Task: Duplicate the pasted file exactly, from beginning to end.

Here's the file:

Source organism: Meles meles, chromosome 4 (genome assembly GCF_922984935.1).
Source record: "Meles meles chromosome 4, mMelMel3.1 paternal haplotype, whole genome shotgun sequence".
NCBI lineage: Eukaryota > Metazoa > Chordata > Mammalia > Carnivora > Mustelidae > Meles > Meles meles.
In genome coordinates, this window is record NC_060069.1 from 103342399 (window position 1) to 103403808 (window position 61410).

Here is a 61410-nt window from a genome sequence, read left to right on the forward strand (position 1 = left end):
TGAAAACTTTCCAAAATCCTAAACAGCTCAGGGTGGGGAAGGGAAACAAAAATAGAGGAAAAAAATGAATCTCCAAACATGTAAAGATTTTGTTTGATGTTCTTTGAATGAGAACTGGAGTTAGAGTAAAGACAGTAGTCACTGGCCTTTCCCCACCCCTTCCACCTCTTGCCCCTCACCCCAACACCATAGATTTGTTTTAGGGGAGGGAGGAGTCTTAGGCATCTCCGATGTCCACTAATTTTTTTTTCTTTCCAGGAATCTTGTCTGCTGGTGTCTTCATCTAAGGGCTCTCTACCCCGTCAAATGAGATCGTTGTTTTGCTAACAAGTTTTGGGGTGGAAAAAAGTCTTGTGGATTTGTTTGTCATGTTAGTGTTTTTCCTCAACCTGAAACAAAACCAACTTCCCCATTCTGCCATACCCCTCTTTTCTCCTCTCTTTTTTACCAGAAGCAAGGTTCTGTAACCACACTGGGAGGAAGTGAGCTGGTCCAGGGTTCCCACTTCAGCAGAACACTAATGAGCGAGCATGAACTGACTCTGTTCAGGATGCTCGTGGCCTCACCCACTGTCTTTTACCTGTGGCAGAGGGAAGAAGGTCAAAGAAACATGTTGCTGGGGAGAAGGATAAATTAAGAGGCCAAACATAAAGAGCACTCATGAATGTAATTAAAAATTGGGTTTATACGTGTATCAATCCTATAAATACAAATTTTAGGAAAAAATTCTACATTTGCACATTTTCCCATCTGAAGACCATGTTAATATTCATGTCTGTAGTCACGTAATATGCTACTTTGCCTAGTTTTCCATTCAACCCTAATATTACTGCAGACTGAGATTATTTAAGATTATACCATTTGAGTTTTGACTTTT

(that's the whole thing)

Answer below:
Source organism: Meles meles, chromosome 4 (genome assembly GCF_922984935.1).
Source record: "Meles meles chromosome 4, mMelMel3.1 paternal haplotype, whole genome shotgun sequence".
NCBI lineage: Eukaryota > Metazoa > Chordata > Mammalia > Carnivora > Mustelidae > Meles > Meles meles.
In genome coordinates, this window is record NC_060069.1 from 103342399 (window position 1) to 103403808 (window position 61410).

Here is a 61410-nt window from a genome sequence, read left to right on the forward strand (position 1 = left end):
TGAAAACTTTCCAAAATCCTAAACAGCTCAGGGTGGGGAAGGGAAACAAAAATAGAGGAAAAAAATGAATCTCCAAACATGTAAAGATTTTGTTTGATGTTCTTTGAATGAGAACTGGAGTTAGAGTAAAGACAGTAGTCACTGGCCTTTCCCCACCCCTTCCACCTCTTGCCCCTCACCCCAACACCATAGATTTGTTTTAGGGGAGGGAGGAGTCTTAGGCATCTCCGATGTCCACTAATTTTTTTTTCTTTCCAGGAATCTTGTCTGCTGGTGTCTTCATCTAAGGGCTCTCTACCCCGTCAAATGAGATCGTTGTTTTGCTAACAAGTTTTGGGGTGGAAAAAAGTCTTGTGGATTTGTTTGTCATGTTAGTGTTTTTCCTCAACCTGAAACAAAACCAACTTCCCCATTCTGCCATACCCCTCTTTTCTCCTCTCTTTTTTACCAGAAGCAAGGTTCTGTAACCACACTGGGAGGAAGTGAGCTGGTCCAGGGTTCCCACTTCAGCAGAACACTAATGAGCGAGCATGAACTGACTCTGTTCAGGATGCTCGTGGCCTCACCCACTGTCTTTTACCTGTGGCAGAGGGAAGAAGGTCAAAGAAACATGTTGCTGGGGAGAAGGATAAATTAAGAGGCCAAACATAAAGAGCACTCATGAATGTAATTAAAAATTGGGTTTATACGTGTATCAATCCTATAAATACAAATTTTAGGAAAAAATTCTACATTTGCACATTTTCCCATCTGAAGACCATGTTAATATTCATGTCTGTAGTCACGTAATATGCTACTTTGCCTAGTTTTCCATTCAACCCTAATATTACTGCAGACTGAGATTATTTAAGATTATACCATTTGAGTTTTGACTTTT